Academic journal article Atlantic Economic Journal

Racial/ethnic Differences in the Effects of Psychiatric Disorders on Employment

Academic journal article Atlantic Economic Journal

Racial/ethnic Differences in the Effects of Psychiatric Disorders on Employment

Article excerpt


Recent studies indicate that psychiatric disorders are associated with adverse labor market outcomes including unemployment, reduced labor supply, absenteeism, disability-related work leaves, lower perceived workplace productivity, and reduced earnings (Chatterji et al. 2007; Alexandre and French 2001; Kessler and Frank 1997; Frank and Gertler 1991; Ettner et al. 1997; Berndt et al. 1998; Kouzis and Eaton 1994; Kessler et al. 1999). Frank and Gertler (1991), for example, report that mental distress is associated with a 21% reduction in earnings in their study of men in the Baltimore Epidemiologic Catchment Area (ECA) study. Ettner et al. (1997), using the National Comorbidity Study (NCS), report that meeting diagnostic criteria for a psychiatric disorder in the past 12 months is associated with a reduction of about 11 percentage points in the probability of being employed for both men and women. Chatterji et al. (2007), based on the National Latino and Asian American Study (NLAAS), find that among Latinos, meeting diagnostic criteria for a disorder in the past 12 months reduces the likelihood of employment by about 11 percentage points for males, and by about 22 percentage points for females.

Most prior research on mental disorders and labor market outcomes is based on either geographically narrow samples or on two broader-based data sources--the ECA surveys, which were conducted in five communities during the early 1980s, and the NCS, a national survey conducted during the early 1990s. The ECA surveys and the NCS are large, population-based surveys that include diagnostic interviews for a range of psychiatric illnesses. Notably, the NCS was the first nationally representative survey to include a fully structured research diagnostic interview to measure psychiatric illnesses (NCS 2005). However, there are potential disadvantages to using data from the ECA and NCS to inform current public policy. First, these surveys were conducted with English speaking respondents about 25 and 15 years ago respectively. The sample sizes for ethnic minorities and immigrants in the ECA and NCS are relatively small. Consequently, prior researchers have not been able to examine the relationship between psychiatric disorder and labor market outcomes in racial/ethnic minority populations.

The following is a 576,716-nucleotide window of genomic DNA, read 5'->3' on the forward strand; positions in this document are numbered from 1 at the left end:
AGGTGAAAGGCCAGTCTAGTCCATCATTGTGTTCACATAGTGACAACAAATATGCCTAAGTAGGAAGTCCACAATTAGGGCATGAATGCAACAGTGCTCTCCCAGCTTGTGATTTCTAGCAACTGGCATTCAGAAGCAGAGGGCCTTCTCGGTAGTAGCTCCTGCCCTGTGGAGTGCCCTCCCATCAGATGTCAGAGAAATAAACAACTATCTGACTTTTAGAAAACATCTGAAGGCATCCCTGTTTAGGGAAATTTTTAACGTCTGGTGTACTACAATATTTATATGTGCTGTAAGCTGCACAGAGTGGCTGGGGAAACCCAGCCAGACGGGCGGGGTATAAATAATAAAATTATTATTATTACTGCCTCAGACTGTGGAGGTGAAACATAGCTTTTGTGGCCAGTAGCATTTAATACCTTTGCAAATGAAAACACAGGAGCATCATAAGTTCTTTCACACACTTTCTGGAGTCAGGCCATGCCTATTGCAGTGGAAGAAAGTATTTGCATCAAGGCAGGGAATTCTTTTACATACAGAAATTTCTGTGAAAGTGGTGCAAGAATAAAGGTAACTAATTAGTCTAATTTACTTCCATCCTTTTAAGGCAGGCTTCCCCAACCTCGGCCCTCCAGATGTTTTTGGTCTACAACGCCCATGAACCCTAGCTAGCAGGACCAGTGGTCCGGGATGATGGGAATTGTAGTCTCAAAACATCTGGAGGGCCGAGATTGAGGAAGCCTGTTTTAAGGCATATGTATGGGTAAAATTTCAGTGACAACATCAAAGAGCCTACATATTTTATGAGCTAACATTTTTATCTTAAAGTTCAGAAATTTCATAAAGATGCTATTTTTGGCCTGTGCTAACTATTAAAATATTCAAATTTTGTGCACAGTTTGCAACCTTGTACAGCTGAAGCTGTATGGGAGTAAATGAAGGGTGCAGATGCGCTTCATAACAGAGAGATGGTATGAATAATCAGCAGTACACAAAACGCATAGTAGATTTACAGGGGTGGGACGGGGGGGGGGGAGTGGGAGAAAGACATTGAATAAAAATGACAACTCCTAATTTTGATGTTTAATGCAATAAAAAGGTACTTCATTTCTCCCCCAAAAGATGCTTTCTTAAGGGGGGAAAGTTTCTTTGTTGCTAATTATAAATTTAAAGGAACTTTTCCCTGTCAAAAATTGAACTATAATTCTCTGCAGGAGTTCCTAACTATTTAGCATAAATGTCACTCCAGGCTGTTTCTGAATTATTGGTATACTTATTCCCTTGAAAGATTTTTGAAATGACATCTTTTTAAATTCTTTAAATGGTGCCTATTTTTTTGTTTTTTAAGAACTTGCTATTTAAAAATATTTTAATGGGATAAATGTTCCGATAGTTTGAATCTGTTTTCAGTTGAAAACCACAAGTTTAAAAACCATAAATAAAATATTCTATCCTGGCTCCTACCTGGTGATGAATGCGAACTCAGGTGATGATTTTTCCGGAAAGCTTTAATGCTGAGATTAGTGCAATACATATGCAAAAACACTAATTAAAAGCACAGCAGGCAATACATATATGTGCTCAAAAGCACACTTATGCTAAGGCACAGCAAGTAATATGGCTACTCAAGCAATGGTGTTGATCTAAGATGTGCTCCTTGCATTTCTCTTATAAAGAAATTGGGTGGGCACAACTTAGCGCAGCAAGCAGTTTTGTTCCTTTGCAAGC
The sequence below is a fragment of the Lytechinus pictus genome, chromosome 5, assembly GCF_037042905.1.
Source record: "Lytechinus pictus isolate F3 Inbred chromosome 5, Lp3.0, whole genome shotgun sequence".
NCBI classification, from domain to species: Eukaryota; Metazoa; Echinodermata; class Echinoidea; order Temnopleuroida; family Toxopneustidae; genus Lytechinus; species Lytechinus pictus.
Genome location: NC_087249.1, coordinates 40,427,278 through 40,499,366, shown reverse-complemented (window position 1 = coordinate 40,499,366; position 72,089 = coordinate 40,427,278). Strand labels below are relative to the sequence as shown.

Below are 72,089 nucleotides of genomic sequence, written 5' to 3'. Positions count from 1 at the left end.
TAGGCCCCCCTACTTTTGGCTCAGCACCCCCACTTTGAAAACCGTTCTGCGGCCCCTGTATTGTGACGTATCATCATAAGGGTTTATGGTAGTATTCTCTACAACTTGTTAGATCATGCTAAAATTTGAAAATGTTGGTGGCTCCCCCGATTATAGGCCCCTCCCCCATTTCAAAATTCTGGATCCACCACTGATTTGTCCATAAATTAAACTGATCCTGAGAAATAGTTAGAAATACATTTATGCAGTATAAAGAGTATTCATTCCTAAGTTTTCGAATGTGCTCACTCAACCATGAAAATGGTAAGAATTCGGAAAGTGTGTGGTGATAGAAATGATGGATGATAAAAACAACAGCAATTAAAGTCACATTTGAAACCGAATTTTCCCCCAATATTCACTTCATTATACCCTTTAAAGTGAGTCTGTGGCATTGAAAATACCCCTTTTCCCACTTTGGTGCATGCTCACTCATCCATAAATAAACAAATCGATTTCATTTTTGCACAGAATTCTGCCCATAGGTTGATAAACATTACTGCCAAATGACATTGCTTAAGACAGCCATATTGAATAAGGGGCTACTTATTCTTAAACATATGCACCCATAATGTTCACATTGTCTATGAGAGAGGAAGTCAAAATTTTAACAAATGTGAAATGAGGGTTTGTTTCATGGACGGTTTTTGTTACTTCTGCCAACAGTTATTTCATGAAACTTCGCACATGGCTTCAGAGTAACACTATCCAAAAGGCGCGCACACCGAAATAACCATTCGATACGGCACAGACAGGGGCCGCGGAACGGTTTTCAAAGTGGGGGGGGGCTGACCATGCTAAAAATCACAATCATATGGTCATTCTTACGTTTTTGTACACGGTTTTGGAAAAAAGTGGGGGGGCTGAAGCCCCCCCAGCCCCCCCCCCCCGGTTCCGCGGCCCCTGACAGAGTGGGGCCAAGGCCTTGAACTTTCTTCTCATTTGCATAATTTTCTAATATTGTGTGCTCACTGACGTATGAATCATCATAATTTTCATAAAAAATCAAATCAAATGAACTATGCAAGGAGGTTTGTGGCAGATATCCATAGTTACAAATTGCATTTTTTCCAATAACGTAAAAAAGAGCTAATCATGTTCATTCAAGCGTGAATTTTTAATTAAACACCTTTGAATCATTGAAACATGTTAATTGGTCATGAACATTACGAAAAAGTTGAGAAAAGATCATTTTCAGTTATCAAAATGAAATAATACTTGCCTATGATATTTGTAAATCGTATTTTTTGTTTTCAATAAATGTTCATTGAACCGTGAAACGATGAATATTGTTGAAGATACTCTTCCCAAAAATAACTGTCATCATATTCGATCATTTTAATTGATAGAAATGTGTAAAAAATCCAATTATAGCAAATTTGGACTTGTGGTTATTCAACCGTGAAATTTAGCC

This paper addresses this gap in the literature by using recent, pooled data from the NIMH Collaborative Psychiatric Epidemiological Studies (CPES) to estimate the effects of psychiatric disorders on employment and to test for racial/ethnic differences in these effects. The CPES offers the most recent, national information on mental disorders and correlates of mental disorders. Further, it has the largest samples of racial/ethnic minorities currently available. Our results indicate that mental disorders (particularly affective and anxiety disorders) appreciably dampen the probability of employment among men of all racial/ethnic groups relative to non-Latino whites, with the possible exception of Caribbeans. Among females, the main effects of disorder on employment are much weaker overall. However, we do find large, negative effects for Latinas, and possibly African-Americans, with anxiety disorders.

Effects of Psychiatric Disorders on Labor Market Outcomes in Racial/Ethnic Minority Populations

Racial and ethnic minorities and immigrants are an increasingly large proportion of the US population, and the fastest growing part of the US labor force. In 2005, 33% of the US population was from a racial or ethnic minority. This rate is projected to increase to 39% by 2020. The US Bureau of Labor Statistics (BLS) predicts that by 2050, the percentage of the labor force that is non-Latino white will decline to 53% from 73% in 2000 (Toossi 2002). This change includes increases in the share of the labor force for many minority groups: the Latino share is expected to rise from 11-24%; the African-American share from 12-14%, and the Asian share from 5-11% (Toossi 2002). …

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